It is an interesting concept, but I struggled to keep reading and finally gave up about 12 chapters in (of 26). I even tried reading the last few pages to see what the final outcome was and realized I just didn't care. I hate to say that, but it's the truth. There are more books than I'll ever be able to read in my lifetime, so I just decided it was time to set this one aside and move on to the next one. I won't like every book I read, but I feel really guilty when I set one aside. I've never had a book published so I feel like I shouldn't be in a position to judge a book (funny, I don't feel the same way about movies or television) but, yeah, it's time to move on.

Saturday, May 10, 2014

Intentionality #focus

#Leadercast yesterday was an overdue wake-up call. Earlier this year I said I needed to be intentional, and then since then, I have been anything but.

I have done that which I did not want to do and I have not done that which I wanted to do.

I have absolutely and totally failed to be intentional.  (I failed to focus.)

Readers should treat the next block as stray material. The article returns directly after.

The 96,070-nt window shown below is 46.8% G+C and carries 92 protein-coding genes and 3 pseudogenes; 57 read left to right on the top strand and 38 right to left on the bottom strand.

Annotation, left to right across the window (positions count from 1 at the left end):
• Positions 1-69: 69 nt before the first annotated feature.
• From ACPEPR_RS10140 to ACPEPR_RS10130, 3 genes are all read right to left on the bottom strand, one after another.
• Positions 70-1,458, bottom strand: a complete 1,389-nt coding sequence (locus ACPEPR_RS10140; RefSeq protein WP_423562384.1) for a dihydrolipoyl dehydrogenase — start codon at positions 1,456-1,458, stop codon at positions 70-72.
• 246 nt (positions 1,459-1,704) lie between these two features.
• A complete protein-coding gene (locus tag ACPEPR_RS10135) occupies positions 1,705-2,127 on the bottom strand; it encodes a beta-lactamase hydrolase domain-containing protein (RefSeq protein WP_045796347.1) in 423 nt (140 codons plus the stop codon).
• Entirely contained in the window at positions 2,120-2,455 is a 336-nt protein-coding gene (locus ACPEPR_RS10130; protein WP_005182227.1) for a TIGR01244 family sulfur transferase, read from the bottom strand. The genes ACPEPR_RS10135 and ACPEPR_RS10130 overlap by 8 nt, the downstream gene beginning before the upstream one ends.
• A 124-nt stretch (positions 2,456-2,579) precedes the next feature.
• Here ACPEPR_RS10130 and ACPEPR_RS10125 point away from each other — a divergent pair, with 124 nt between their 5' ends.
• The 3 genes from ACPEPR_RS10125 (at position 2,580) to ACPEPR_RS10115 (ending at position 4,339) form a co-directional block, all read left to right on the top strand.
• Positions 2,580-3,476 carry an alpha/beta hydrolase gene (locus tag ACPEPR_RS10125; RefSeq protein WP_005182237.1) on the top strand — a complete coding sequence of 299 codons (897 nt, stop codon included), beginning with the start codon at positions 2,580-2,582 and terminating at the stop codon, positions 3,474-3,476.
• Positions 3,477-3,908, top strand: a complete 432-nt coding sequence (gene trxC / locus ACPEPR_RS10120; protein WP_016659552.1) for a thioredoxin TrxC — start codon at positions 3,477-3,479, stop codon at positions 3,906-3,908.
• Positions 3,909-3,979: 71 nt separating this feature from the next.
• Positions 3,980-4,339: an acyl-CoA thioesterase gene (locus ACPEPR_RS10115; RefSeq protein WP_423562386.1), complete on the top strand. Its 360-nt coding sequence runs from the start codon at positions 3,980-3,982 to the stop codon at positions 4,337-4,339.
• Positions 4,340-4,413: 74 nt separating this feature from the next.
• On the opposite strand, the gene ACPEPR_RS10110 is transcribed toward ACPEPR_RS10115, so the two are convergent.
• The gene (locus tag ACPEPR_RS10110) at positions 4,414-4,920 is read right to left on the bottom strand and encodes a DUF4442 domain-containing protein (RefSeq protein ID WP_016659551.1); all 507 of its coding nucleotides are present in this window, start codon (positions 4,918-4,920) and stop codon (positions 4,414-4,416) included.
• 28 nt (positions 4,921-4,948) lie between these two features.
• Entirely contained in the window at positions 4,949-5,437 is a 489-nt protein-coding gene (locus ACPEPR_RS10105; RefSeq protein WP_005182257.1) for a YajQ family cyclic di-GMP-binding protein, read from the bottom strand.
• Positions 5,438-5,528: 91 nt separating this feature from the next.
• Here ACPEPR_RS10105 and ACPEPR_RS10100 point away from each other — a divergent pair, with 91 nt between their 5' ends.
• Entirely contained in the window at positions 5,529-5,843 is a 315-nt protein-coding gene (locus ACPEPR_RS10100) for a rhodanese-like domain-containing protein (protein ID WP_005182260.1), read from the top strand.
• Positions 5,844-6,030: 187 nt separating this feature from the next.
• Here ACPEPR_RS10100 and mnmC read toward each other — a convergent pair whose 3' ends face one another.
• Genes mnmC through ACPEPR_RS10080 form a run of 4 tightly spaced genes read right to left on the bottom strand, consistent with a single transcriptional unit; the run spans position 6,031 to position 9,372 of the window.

It isn't that life is always up, up, up, but if it's less up than down, then I'm headed in the wrong direction.

I'm headed in the wrong direction.

It's time to change that.

I can't snap my fingers and change that, but I need to figure out how to get those regular doses of that which redirects me back up.

Lots swirling around in my head right now. I think there's probably going to be some posts on the idea of fear, passion, opportunity, stuff like that, as well as a one on Leadercast itself and what I got from it.

Here I am today. Is it where I want to be? Some yes, some no. I should look into my reasons (ahem, excuses) at some point, I suppose.

It's time to change that.

Monday, May 05, 2014


"We give our animals the greenest pastures and they give you delicious and nutritious milk."

Your ANIMALS? You mean cows? 

Or are these mutant twelve-udder milk producing hybrids that can't be legally called cows?

Sunday, May 04, 2014

Week 57 (Final)

Sunday 3:40 pm -- Wrapping up this week. 224 done. That's fine. I am happy with what I got done. I'm feeling prickly at the moment so I'm hiding in our room with headphones on. I want to put some effort into next week's list to make sure that I end up at the end of the week with very little incomplete. But I won't have a lot of time within which to prepare, so let's see what I can come up with quickly.